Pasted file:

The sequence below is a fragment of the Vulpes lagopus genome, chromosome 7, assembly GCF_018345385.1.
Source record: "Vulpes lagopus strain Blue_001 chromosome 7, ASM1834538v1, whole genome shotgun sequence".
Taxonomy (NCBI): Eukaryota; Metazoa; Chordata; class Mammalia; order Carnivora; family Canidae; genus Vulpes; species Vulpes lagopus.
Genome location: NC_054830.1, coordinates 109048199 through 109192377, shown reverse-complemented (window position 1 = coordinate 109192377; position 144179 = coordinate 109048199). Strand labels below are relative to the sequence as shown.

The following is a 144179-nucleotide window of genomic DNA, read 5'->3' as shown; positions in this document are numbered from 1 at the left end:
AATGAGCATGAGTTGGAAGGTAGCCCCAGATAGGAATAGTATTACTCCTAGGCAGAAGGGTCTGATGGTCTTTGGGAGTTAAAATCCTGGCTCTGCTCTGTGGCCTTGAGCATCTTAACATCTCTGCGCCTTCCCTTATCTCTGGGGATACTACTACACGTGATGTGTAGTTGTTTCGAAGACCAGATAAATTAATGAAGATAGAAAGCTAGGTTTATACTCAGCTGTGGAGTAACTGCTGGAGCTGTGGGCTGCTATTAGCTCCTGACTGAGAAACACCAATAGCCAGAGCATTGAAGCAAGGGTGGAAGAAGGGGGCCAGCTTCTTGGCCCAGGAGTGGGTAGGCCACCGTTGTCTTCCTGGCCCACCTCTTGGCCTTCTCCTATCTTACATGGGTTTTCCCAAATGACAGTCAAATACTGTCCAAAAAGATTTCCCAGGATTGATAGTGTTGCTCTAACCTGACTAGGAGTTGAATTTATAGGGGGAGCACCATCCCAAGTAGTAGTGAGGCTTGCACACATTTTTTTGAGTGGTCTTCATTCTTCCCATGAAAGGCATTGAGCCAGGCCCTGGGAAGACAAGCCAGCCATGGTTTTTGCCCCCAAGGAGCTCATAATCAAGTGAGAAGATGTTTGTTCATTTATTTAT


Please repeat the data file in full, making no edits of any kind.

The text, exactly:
The sequence below is a fragment of the Vulpes lagopus genome, chromosome 7, assembly GCF_018345385.1.
Source record: "Vulpes lagopus strain Blue_001 chromosome 7, ASM1834538v1, whole genome shotgun sequence".
Taxonomy (NCBI): Eukaryota; Metazoa; Chordata; class Mammalia; order Carnivora; family Canidae; genus Vulpes; species Vulpes lagopus.
Genome location: NC_054830.1, coordinates 109048199 through 109192377, shown reverse-complemented (window position 1 = coordinate 109192377; position 144179 = coordinate 109048199). Strand labels below are relative to the sequence as shown.

The following is a 144179-nucleotide window of genomic DNA, read 5'->3' as shown; positions in this document are numbered from 1 at the left end:
AATGAGCATGAGTTGGAAGGTAGCCCCAGATAGGAATAGTATTACTCCTAGGCAGAAGGGTCTGATGGTCTTTGGGAGTTAAAATCCTGGCTCTGCTCTGTGGCCTTGAGCATCTTAACATCTCTGCGCCTTCCCTTATCTCTGGGGATACTACTACACGTGATGTGTAGTTGTTTCGAAGACCAGATAAATTAATGAAGATAGAAAGCTAGGTTTATACTCAGCTGTGGAGTAACTGCTGGAGCTGTGGGCTGCTATTAGCTCCTGACTGAGAAACACCAATAGCCAGAGCATTGAAGCAAGGGTGGAAGAAGGGGGCCAGCTTCTTGGCCCAGGAGTGGGTAGGCCACCGTTGTCTTCCTGGCCCACCTCTTGGCCTTCTCCTATCTTACATGGGTTTTCCCAAATGACAGTCAAATACTGTCCAAAAAGATTTCCCAGGATTGATAGTGTTGCTCTAACCTGACTAGGAGTTGAATTTATAGGGGGAGCACCATCCCAAGTAGTAGTGAGGCTTGCACACATTTTTTTGAGTGGTCTTCATTCTTCCCATGAAAGGCATTGAGCCAGGCCCTGGGAAGACAAGCCAGCCATGGTTTTTGCCCCCAAGGAGCTCATAATCAAGTGAGAAGATGTTTGTTCATTTATTTAT